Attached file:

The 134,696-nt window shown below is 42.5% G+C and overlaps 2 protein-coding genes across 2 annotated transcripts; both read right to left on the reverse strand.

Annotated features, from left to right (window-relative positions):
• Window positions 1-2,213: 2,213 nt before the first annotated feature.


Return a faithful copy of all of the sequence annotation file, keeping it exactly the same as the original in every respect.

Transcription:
The 134,696-nt window shown below is 42.5% G+C and overlaps 2 protein-coding genes across 2 annotated transcripts; both read right to left on the reverse strand.

Annotated features, from left to right (window-relative positions):
• Window positions 1-2,213: 2,213 nt before the first annotated feature.